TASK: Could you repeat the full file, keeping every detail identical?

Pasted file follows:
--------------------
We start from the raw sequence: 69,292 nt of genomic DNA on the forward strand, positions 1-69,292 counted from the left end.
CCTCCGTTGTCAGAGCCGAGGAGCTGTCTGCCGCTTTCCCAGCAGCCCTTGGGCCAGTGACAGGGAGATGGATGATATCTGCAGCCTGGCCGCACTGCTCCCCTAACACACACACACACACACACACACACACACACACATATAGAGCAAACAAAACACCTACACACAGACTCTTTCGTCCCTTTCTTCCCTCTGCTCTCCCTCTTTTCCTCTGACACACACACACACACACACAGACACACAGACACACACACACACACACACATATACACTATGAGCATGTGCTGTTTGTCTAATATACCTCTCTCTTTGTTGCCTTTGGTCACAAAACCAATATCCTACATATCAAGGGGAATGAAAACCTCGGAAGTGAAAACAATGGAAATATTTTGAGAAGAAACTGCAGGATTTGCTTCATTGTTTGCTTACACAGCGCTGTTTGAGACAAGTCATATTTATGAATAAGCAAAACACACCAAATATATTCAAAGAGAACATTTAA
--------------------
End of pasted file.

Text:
We start from the raw sequence: 69,292 nt of genomic DNA on the forward strand, positions 1-69,292 counted from the left end.
CCTCCGTTGTCAGAGCCGAGGAGCTGTCTGCCGCTTTCCCAGCAGCCCTTGGGCCAGTGACAGGGAGATGGATGATATCTGCAGCCTGGCCGCACTGCTCCCCTAACACACACACACACACACACACACACACACACACATATAGAGCAAACAAAACACCTACACACAGACTCTTTCGTCCCTTTCTTCCCTCTGCTCTCCCTCTTTTCCTCTGACACACACACACACACACACAGACACACAGACACACACACACACACACACATATACACTATGAGCATGTGCTGTTTGTCTAATATACCTCTCTCTTTGTTGCCTTTGGTCACAAAACCAATATCCTACATATCAAGGGGAATGAAAACCTCGGAAGTGAAAACAATGGAAATATTTTGAGAAGAAACTGCAGGATTTGCTTCATTGTTTGCTTACACAGCGCTGTTTGAGACAAGTCATATTTATGAATAAGCAAAACACACCAAATATATTCAAAGAGAACATTTAA